HomeWork Solutions continues to track California's AB 889, coined the "Domestic Workers' Rights Bill" as it travels through the state legislature.
The bill, known in the Senate as SB 411 (The Home Care Services Act of 2011) passed a key hurdle and moved out of committee in the state's Senate last week. It now moves to the Senate Appropriations committee, prior to a full Senate vote.
Proponents of the bill emphasize fair pay, safe working conditions, and basic human rights protections for household workers. The bill would standardize employment rules for all types of household employment, including companionship care, and insure that all domestic workers are covered by overtime and workers compensation protection.
A key suppporter, the National Domestic Workers' Alliance, states that "this bill provides domestic workers with industry-specific protections to use kitchen facilities and cook their own food, and creates standards for sleep, for meal and rest breaks and overtime wages."
The bills opponents, including the California home care industry, domestic staffing agencies, and families employing caregivers, emphasize the dramatic increase in the cost of in-home care that the bill will cause. Additionally, as details about the bill emerge, some of the very workers the bill strives to protect are beginning to worry about unintended consequences that may cost the workers their jobs.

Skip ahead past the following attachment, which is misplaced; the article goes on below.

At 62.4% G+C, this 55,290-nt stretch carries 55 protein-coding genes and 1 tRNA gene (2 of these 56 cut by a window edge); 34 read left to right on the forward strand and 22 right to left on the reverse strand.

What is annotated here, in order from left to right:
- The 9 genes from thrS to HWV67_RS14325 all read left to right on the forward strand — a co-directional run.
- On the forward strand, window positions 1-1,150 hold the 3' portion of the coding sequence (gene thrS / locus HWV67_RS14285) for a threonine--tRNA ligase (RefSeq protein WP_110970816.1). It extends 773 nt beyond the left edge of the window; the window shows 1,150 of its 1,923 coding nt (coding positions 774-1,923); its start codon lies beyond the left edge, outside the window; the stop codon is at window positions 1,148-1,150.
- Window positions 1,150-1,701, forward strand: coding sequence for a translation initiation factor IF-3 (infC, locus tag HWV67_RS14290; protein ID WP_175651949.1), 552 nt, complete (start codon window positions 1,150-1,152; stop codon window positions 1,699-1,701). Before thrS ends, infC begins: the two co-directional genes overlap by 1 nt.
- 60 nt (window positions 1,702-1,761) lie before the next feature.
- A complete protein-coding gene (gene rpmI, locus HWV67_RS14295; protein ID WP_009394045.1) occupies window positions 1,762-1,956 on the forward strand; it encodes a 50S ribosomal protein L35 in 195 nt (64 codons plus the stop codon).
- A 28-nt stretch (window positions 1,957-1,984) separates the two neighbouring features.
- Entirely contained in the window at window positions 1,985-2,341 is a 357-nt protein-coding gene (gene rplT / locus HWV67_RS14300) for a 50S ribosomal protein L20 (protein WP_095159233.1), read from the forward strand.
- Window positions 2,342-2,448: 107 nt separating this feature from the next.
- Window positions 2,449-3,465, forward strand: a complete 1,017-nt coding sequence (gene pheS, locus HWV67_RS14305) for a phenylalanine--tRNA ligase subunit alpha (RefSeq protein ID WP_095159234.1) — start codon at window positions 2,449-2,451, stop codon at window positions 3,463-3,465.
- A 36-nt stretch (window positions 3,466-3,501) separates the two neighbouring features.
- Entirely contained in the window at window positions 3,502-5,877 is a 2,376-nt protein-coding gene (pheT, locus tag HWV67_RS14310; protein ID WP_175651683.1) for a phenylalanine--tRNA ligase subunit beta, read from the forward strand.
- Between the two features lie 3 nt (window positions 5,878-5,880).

San Francisco's KGO-TV recently reported on the home care industry. Homecare workers - typically working with the elderly and disabled helping them remain in their homes - currently do not have overtime protections. Many live in 24 hours for several days a week, being available to assist with meals, bathing, bed rotations, transportation to/from medical appointments and the like. According to the report, on a 24/5 basis these workers average $1000 per week. Under the bill their wage would more than double. Many fear this will either price them out of their job (and force many elderly and disabled into nursing home facilities) or force them to work underground, without unemployment and workers compensation protections.
Nannies typically will work 8 - 10 hour days, caring for young children while parents are at work. Under the bill, these caregivers must be permitted to leave the premises for 30 minutes per shift for a meal break - either leaving the children unattended or forcing the families to find another adult to cover their break. The domestic staffing industry points out that this is impractical, and warns that families will reconsider childcare options, including child care centers, rather than face the $1000's of dollars in fines they could be subject to for violations.